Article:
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Before you start deciding what sparks joy in your life, you must first get a true sense of the problems you face. For example, when organizing clothes, I ask that you take out all the clothes you own and gather them in one spot, so that you can visually comprehend how much you have.

What we don't often realize is that the furniture and closets in which we store our clothing have a remarkable way of concealing truths we would rather not see (a pilled sweater, for instance, that does not bring any joy). It's perfectly fine to take advantage of this masking effect on a small scale, but when the amount of things that you don't need continuously increases -- along with the time and space that you devote to accumulating those things -- you will find that it becomes harder to lie to yourself.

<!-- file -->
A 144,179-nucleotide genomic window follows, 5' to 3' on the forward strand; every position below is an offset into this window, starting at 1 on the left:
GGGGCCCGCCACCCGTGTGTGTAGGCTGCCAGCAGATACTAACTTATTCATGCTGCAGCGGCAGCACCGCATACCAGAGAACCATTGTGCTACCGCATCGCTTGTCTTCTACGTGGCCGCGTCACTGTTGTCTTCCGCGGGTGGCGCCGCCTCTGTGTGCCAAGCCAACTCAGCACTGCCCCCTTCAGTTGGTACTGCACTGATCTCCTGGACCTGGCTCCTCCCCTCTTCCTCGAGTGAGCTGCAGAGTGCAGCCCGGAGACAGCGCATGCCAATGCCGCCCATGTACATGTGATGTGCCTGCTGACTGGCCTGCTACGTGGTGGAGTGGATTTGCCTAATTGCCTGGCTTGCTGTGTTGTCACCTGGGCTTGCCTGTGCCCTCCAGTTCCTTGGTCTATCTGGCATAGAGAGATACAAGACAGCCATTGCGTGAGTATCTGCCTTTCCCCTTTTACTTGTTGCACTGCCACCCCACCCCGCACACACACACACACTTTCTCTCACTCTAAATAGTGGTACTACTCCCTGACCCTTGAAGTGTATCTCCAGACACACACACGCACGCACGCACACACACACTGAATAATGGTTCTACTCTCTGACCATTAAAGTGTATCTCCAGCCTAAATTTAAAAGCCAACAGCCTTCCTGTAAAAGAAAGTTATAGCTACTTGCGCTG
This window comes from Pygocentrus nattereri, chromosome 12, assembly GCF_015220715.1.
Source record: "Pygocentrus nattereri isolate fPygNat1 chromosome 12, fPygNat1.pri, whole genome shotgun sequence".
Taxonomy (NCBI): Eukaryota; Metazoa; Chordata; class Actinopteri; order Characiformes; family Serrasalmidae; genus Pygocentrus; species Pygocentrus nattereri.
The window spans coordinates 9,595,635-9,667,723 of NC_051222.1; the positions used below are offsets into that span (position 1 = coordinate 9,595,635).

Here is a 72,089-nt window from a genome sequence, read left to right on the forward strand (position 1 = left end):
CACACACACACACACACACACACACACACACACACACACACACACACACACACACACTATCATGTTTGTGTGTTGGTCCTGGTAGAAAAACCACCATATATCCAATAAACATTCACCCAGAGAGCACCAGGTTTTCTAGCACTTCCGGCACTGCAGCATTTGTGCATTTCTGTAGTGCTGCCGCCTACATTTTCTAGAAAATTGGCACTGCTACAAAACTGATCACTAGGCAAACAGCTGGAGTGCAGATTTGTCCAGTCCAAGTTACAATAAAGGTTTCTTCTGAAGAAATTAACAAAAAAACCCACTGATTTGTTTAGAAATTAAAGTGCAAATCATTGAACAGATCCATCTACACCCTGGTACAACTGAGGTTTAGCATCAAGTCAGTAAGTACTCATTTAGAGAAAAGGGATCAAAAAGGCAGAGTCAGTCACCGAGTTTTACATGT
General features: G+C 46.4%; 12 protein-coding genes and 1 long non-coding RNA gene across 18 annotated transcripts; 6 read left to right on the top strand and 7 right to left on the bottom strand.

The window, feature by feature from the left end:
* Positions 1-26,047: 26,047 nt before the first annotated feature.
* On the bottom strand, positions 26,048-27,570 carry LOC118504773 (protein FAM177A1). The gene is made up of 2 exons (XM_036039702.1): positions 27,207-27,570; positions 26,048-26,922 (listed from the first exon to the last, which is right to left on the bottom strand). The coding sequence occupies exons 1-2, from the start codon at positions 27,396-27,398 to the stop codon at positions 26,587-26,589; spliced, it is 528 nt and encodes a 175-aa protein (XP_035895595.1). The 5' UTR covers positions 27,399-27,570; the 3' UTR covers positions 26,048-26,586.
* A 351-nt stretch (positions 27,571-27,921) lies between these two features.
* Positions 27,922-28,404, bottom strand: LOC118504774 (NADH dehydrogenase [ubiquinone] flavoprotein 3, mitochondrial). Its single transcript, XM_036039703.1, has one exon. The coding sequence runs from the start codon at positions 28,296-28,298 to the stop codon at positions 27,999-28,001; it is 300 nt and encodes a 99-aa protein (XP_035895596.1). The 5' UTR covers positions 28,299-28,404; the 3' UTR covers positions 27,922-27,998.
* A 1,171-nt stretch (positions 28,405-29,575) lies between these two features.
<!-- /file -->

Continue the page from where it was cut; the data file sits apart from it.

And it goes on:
We also work in much the same way. We often hide our problems inside the closet of our hearts as if they never existed. Whenever my mind clouds over and I feel overwhelmed, I immediately take out a sketchbook. I write down all the emotions that I feel and the possible reasons behind them across a blank white page.

Understanding and appreciating the concept of tokimeku in the midst of a confusing and disorderly world will allow us to clarify our ideals, and help us gain confidence in our ability to lead productive lives and develop a sense of responsibility to those around us. From there, we can act with focus and certainty while improving our lives and our beautiful -- if still very messy -- world.


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